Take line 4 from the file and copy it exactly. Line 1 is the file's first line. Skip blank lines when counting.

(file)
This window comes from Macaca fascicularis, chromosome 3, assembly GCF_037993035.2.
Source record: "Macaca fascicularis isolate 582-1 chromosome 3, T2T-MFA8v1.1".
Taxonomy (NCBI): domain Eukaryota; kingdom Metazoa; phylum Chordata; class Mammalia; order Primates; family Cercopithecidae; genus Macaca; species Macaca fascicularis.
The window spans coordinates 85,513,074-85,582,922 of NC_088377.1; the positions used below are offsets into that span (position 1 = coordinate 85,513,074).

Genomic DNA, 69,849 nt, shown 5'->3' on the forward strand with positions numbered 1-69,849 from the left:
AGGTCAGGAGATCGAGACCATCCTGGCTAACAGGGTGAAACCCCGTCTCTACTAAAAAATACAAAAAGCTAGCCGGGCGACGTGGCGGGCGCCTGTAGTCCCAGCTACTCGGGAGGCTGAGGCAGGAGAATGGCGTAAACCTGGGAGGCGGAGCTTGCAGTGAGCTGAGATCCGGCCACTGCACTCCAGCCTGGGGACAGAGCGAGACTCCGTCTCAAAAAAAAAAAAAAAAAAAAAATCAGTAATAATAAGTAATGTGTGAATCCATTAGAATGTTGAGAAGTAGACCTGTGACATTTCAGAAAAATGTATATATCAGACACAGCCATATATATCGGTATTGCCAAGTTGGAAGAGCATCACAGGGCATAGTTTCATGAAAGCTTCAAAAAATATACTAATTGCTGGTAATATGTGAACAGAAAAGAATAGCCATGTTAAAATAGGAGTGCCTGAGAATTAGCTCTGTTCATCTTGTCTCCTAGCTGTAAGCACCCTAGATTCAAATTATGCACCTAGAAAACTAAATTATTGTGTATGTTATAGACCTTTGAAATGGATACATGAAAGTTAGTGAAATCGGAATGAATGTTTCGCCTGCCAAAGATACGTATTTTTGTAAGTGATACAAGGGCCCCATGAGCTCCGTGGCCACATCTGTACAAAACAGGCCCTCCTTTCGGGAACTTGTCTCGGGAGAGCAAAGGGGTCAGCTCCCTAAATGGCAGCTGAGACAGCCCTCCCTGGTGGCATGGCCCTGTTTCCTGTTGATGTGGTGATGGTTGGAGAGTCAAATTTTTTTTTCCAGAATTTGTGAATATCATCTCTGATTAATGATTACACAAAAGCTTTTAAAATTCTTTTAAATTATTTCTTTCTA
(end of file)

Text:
The window spans coordinates 85,513,074-85,582,922 of NC_088377.1; the positions used below are offsets into that span (position 1 = coordinate 85,513,074).